This guest column is by Michael T. Osterholm of the University of Minnesota.
Rep. Steve Green, in a Nov. 3 guest column ("Let's not limit our options on CWD"), discussed his recent attendance at a joint House and Senate Environmental and Natural Resources Committee meeting on chronic wasting disease (CWD). He concluded that the main takeaway is that there are still far more questions than answers on this issue.
Rep. Green is right on the mark with regard to that fact. However, his conclusion that researchers at the University of Minnesota are unwilling to consider the findings of Dr. Frank Bastian, former neuropathologist at Louisiana State University, with regard to the cause of CWD is not the case.
Green wrote, “Our flagship institution has chosen to not explore what could be a simple and less expensive solution to CWD that is within reach.” Unfortunately, Dr. Bastian joins a historical list of other misguided scientists who report findings regarding new infectious diseases that are just plain wrong. Dr. Bastian’s suggestion that a type of bacterium, Spiroplasma, is the cause of CWD has been studied vigorously by multiple leading infectious disease groups in the U.S. and Canada, and his conclusions do not hold up under the rigor of well-conducted scientific research. Rather, the data supporting the role that a prion, a type of infectious protein similar to the cause of bovine spongiform encephalopathy (i.e., “mad cow” disease), causes CWD are overwhelming.
Unfortunately, as Dr. Bastian’s research is discredited by these studies, he comes up with new reasons that all of the other scientists in the world trying to replicate his work are in error.
I’m all too familiar with these “lone scientists” who claim they are the only ones who can find a certain test result and everyone else is wrong. In the early days of human immunodeficiency virus (HIV) research discovery, several scientists were adamant that HIV did not cause AIDS, but rather the disease was due to toxic chemicals associated with illicit intravenous (IV) drug use.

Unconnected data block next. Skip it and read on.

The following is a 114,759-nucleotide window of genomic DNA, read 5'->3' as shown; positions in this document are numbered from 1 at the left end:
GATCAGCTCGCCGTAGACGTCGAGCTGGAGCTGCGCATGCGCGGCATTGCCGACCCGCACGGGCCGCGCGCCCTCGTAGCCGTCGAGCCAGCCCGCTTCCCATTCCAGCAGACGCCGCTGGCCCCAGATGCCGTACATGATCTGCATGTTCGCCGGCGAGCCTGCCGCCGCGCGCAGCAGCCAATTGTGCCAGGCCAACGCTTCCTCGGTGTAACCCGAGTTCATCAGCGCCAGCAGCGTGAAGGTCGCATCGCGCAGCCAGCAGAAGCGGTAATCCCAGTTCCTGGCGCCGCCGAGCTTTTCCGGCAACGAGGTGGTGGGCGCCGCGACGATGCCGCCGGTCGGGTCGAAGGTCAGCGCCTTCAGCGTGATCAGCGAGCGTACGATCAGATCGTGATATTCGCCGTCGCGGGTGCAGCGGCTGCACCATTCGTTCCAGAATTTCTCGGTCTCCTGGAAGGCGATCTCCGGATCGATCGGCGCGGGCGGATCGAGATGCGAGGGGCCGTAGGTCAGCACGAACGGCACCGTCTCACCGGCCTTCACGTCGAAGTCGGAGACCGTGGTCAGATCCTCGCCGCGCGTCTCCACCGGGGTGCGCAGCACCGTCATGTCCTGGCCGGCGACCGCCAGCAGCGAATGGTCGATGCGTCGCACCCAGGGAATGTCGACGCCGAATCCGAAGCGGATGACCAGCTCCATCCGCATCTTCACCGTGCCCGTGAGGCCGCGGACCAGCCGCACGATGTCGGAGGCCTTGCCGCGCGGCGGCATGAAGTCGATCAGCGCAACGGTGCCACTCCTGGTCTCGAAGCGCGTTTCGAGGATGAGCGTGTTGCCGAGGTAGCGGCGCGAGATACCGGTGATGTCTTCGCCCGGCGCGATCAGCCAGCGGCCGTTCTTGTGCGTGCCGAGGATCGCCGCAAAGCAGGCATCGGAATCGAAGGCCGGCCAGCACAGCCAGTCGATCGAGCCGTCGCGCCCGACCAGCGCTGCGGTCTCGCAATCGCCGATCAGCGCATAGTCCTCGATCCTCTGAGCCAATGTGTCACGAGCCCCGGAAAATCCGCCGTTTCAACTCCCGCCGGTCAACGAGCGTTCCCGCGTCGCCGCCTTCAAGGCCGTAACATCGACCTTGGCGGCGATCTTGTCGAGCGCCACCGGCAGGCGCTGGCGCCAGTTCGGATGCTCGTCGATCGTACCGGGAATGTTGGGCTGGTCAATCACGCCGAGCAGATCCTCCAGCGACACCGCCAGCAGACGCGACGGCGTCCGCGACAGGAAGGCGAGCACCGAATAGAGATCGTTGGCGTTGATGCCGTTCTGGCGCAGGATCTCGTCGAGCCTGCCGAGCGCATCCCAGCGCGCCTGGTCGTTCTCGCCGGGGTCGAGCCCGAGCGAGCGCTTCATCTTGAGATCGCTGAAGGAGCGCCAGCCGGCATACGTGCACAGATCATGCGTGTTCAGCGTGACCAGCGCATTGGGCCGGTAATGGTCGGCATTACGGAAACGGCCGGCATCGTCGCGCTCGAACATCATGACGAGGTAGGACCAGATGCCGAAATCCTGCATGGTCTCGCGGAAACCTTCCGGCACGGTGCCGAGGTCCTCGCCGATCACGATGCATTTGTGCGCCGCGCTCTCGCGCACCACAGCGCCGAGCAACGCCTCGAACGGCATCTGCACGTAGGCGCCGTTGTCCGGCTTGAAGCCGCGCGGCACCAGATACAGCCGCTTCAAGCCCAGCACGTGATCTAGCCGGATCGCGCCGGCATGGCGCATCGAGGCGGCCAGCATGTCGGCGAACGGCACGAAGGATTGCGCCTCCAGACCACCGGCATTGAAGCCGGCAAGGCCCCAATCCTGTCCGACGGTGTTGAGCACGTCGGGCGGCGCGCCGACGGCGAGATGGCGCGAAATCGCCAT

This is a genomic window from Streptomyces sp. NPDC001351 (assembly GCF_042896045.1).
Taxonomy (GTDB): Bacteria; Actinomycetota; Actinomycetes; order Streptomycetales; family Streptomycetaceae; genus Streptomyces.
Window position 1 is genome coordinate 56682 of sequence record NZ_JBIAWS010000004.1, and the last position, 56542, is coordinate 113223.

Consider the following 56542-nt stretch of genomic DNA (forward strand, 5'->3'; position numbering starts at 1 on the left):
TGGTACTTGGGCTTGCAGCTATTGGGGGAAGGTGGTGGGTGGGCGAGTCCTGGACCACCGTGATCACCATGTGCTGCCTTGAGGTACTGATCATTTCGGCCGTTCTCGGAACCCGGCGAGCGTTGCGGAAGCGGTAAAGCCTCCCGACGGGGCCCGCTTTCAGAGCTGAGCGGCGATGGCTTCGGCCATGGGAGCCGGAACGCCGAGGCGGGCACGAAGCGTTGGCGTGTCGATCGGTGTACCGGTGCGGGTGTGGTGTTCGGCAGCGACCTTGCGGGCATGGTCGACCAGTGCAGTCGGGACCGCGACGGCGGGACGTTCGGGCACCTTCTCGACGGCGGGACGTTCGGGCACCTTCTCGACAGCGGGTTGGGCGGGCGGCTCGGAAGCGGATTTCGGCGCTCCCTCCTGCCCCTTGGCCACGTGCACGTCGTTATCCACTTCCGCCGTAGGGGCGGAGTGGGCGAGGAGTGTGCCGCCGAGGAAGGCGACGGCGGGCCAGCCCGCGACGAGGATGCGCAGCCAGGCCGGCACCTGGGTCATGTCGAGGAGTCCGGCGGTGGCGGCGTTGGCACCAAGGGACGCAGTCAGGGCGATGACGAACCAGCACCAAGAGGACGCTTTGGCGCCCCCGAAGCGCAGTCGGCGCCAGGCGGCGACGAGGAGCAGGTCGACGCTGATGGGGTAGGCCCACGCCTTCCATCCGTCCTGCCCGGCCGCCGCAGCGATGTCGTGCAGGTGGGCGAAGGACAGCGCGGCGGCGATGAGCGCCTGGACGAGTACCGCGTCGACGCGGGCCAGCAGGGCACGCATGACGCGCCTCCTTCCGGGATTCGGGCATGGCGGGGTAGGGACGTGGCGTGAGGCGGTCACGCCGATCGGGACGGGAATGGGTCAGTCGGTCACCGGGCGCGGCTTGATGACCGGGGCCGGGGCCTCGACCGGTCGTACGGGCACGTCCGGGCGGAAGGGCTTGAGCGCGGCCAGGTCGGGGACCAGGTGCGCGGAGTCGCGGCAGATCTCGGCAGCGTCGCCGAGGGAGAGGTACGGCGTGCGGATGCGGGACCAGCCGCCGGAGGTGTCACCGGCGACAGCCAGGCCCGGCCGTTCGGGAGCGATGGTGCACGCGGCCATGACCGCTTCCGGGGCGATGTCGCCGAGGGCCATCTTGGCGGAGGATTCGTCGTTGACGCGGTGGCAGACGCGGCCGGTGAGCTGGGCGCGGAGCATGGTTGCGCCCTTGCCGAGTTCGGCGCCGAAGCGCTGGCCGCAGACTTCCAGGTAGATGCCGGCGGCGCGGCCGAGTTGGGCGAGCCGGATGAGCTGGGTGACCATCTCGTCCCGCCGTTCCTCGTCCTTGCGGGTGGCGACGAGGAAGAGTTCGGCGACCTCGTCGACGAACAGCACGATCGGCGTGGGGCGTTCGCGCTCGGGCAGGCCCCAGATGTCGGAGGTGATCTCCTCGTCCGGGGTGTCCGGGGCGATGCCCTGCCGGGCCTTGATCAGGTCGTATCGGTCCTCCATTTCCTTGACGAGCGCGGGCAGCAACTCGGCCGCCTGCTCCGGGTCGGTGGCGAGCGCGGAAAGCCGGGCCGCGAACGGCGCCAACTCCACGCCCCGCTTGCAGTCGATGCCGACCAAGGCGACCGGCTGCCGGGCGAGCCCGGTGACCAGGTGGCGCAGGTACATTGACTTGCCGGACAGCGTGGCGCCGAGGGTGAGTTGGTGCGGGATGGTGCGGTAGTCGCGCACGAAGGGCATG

I experienced this in a personally painful way when my 65-year-old aunt, a Catholic nun in San Francisco, died of AIDS associated with an HIV-contaminated blood transfusion she received in 1983. One of these lone scientists publicly judged my dying aunt as someone with suspicious character because she obviously had to have been an undisclosed IV drug abuser.
I have detailed in my 2017 book, “Deadliest Enemy: Our War Against Killer Germs,” other similar situations in which lone individuals report to have discovered the cause of new disease conditions, but their findings could not be replicated by any other reputable scientist. Responding to persons like Dr. Bastian is not a new problem to those of us tackling serious emerging infectious diseases.
We have a number of challenges – both scientifically and from a public policy perspective – as to how to respond to CWD. I commend the Minnesota Legislature for its recent support of work on CWD, both at the Minnesota Department of Natural Resources and the University of Minnesota.
If we are not able to do more to limit the spread of CWD among deer and elk in North America, the impact this will have on our essential need for deer hunting as a critical wildlife management tool could be significant.
I also fear the possibility that one day the CWD prion infection in these animals might be transmitted to humans through eating infected venison.
It’s essential that we stay focused when addressing CWD. Dr. Bastian’s work is an irrelevant distraction.
For factual, in-depth information on CWD, the center that I direct at the University of Minnesota has created a CWD Resource Center (www.cidrap.umn.edu/cwd) that I encourage Rep. Green and all interested parties to explore.